We often think of intuition as some mysterious wisdom that arises inside ourselves, though we can’t say exactly where it is located. Does it live in your mind, or does it arise in your heart? Many people would say it’s a gut feeling as well and I go for all three. But I’ve noticed that intuition is not just inside ourselves. So often an external event will trigger that creative aha moment when something that has been confusing becomes clear or something calls your attention in a new direction.
For example, I had been torturing myself over the subtitle of my book. In the process, I asked all my friends, took polls on Facebook, opened the Thesaurus to find other words for search, quest, mystery, etc. Then a friend suggested Making Peace with a Forgotten Past. I didn’t use that exact wording, but all week I was struggling with the theme of the Afterword, and when I saw her email, I knew that was it. Suddenly all my random, chaotic thoughts fell into place around the theme of “making peace” and I knew how to finish the very last segment of the manuscript. Her comment focused my intuition.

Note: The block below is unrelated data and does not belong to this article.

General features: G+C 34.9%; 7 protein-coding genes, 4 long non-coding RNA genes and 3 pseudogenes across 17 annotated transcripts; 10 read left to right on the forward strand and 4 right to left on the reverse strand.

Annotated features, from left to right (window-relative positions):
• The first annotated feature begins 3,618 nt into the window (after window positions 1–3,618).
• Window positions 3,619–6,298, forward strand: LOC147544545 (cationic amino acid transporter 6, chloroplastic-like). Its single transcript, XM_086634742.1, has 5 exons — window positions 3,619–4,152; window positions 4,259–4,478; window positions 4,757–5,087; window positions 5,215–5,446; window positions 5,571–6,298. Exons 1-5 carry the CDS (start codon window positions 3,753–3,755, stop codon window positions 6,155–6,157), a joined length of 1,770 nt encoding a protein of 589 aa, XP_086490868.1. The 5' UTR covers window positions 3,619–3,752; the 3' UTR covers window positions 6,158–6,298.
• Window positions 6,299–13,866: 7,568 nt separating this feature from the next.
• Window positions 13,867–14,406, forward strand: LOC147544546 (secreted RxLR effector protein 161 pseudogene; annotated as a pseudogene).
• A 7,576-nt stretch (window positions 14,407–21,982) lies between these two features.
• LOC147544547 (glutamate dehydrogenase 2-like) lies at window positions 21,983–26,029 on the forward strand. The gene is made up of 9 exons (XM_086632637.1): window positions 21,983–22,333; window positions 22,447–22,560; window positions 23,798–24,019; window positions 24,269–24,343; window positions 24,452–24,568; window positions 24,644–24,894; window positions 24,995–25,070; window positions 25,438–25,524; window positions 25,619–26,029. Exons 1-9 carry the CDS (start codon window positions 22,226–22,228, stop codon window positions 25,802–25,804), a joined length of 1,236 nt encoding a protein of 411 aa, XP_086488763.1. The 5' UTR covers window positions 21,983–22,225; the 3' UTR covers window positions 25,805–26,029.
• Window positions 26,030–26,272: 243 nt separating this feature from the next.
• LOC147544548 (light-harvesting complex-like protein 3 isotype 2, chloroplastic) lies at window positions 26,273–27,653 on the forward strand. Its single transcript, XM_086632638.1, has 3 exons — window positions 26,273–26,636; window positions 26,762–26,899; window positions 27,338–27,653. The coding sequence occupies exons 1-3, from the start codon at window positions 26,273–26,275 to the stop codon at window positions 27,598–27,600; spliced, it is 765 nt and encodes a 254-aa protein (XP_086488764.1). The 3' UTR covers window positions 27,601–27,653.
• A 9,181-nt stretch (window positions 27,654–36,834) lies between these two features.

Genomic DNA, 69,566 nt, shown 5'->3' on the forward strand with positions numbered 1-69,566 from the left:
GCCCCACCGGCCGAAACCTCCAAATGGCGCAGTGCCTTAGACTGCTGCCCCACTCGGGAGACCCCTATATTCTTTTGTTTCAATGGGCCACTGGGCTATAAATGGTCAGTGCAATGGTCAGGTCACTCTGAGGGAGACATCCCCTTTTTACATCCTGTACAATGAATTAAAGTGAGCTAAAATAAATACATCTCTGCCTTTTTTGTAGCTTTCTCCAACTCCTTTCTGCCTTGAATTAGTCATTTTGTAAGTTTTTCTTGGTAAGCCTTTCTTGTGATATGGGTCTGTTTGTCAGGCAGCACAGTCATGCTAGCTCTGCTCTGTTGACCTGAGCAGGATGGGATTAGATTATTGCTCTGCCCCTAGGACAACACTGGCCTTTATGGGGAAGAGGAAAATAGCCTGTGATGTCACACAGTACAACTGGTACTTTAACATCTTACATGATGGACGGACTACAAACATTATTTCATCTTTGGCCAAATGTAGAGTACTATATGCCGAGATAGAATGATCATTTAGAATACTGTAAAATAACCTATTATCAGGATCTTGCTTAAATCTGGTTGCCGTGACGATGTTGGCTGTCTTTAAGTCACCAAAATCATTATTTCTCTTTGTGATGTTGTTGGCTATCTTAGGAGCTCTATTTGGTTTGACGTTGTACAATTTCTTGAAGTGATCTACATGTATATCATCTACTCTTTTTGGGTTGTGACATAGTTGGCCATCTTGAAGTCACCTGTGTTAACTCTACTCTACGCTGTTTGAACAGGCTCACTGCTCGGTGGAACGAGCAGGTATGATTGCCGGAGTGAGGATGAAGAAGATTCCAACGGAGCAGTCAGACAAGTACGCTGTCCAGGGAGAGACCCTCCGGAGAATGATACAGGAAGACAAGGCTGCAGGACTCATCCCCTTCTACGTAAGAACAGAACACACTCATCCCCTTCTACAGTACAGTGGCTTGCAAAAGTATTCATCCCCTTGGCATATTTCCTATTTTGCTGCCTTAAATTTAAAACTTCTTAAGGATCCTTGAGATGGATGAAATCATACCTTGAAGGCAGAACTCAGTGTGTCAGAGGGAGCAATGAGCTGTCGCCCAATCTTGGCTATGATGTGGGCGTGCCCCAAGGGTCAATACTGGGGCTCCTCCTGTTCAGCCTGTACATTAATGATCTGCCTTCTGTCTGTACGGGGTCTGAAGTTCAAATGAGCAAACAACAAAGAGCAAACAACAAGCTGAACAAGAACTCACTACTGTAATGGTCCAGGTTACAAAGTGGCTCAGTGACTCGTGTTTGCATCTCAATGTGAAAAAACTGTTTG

Carl Jung said that what is unconscious often comes to us from outside, as if by chance. Taking some liberty with interpreting his words, you are walking down the street and you see someone who looks just like your old friend and you suddenly realize that it’s been way too long and you run home and call her. Or you are trying to make a decision about a trip to New York, and you pass a store window with a photo of the statue of liberty and you know it’s the right time. These are silly examples, but these outside cues really happen all the time, if you choose to notice them.
For me the great miracle of intuition is that your thoughts can be all jumbled, then it’s as though a breeze blows through and clears the air, and what was so chaotic becomes clear, becomes obvious. The whole process of writing my book has been like that. I wondered how I would ever make sense out of so many disparate details that occupied different periods of time and didn’t always follow a logical sequence. But I had to be willing to stay with my own doubt and confusion and not give up. I had to trust that intuition would be my companion and I had the willingness to go over the chapters again and again, and again, and listen to the feedback of critics, and trust my head-heart-gut sense to prevail in the end.
Intuition comes when you pay attention to your external and internal experience. Breathing in, breathing out, what do you notice? How does life speak to you – through images, sounds, the words of a friend, a song on the radio (that’s often a good one)? Tell us how you count on your intuition.